by LUKE BAUMGARTEN & r & & r & & lt;span class= "dropcap " & I & lt;/span & n the early hours of September 27, just before 2:30 in the morning, three men allegedly pushed a gasoline bomb through the front door of Martin Rynja's London home, setting off a brief firestorm in the northern borough of Islington. Undercover units of Scotland Yard's counter-terrorist command had been following the men and the fire department quickly put the fire out. Two of the alleged attackers were detained immediately, according to reports. The third was picked up following an armed car stop and taken to jail. Police characterized the attack as terrorist in nature.
Sherry Jones couldn't have known it -- she had dropped her cell phone in the toilet and was unreachable as she moved into a new house in Spokane -- but the latest chapter in her novel's short, tumultuous life had just been written a half-world away.
& lt;span class= "dropcap " & R & lt;/span & ynja's Islington townhouse was also his place of business, the headquarters of the small publishing firm Gibson Square. Nineteen days earlier, Rynja had announced that Gibson had struck a deal with Jones for British rights to her first novel, The Jewel of Medina, and its sequel, which tell the fictionalized story of the Prophet Mohammed and his child-bride A'isha.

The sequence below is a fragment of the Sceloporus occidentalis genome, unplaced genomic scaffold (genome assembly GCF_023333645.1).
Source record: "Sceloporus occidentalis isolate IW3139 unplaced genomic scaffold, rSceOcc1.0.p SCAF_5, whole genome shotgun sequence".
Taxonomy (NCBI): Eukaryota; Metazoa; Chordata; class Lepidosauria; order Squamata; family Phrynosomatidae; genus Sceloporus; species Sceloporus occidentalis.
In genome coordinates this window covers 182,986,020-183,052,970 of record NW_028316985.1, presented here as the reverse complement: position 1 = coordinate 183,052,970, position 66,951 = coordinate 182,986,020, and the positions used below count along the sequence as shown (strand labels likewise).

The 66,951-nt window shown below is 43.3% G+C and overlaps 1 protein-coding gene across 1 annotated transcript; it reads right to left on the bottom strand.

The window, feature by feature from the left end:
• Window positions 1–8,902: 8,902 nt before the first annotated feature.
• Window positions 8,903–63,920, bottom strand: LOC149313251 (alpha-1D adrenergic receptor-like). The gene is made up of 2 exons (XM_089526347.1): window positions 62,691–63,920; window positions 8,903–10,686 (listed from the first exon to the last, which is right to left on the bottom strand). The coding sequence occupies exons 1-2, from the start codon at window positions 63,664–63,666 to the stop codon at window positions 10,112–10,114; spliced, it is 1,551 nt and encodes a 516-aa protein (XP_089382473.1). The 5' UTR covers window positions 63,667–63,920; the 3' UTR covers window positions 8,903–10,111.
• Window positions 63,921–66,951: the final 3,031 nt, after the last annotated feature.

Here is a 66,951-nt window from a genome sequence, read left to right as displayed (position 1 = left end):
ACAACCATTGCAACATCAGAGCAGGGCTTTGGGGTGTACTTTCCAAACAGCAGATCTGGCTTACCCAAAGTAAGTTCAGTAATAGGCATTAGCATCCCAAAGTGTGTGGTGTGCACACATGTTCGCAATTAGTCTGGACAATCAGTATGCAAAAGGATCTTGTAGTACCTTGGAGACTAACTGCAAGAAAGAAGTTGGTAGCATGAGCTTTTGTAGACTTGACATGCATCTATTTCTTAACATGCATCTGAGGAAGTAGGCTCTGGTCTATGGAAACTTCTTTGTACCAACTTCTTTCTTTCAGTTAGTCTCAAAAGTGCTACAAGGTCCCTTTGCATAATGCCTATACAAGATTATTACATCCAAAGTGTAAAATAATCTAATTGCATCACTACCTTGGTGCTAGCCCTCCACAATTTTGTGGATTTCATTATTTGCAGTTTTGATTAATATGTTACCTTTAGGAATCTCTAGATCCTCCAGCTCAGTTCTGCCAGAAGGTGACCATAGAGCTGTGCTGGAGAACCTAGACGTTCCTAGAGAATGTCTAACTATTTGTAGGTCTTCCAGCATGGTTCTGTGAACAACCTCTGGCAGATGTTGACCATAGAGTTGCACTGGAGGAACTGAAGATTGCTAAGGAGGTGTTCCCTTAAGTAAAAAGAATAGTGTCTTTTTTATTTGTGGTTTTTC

Jones characterized the attack on Rynja as a "statement" made by a "small group," and said that her book was meant to unite people, especially Westerners, by exposing them to the life of a strong woman and feminist icon. "I was saddened that a group of Muslims would seek to undo what I'm trying to do," she told The Inlander.
The Jewel of Medina was a strange pickup for Gibson Square. The firm usually specializes in current affairs and general-interest nonfiction (John McCain's Hard Call, for example, and blue-collar oenophile tome The Great Wine Swindle). Jones' book came to the company by convoluted means. Originally slated to be published under Random House's Ballantine brand, the novel was garnering attention and seemed, to more than one person in the publishing industry, bound for bestseller lists.
A routine blurb request to an Islamic scholar at the University of Texas, however, created a different kind of firestorm. Professor Denise Spellberg felt the book was an "ugly" and "stupid" fictionalization of the life of one of Islam's most important women. She called Random House, who is also publishing her book, Thomas Jefferson's Koran, and warned them not to publish. Spellberg went even further, calling the book a "declaration of war."
"You can't play with a sacred history and turn it into soft-core pornography," Spellberg told The Wall Street Journal in early August. (She said this, by the way, after noting that she'd paid in the late '80s to see The Last Temptation of Christ, Martin Scorsese's adaptation of Nikos Kazantzakis' legendary novel, which at one point very definitely turns a sacred history into soft-core pornography.)
When Spellberg ran to Islamic Websites and kicked up a storm, Random House dropped the book. Which got everyone from Stanley Fish to Salman Rushdie arguing over whether the decision constituted censorship by fear. When the dust settled, publishing rights had been given to Rynja and to American publisher Eric Kampmann of Beaufort Books.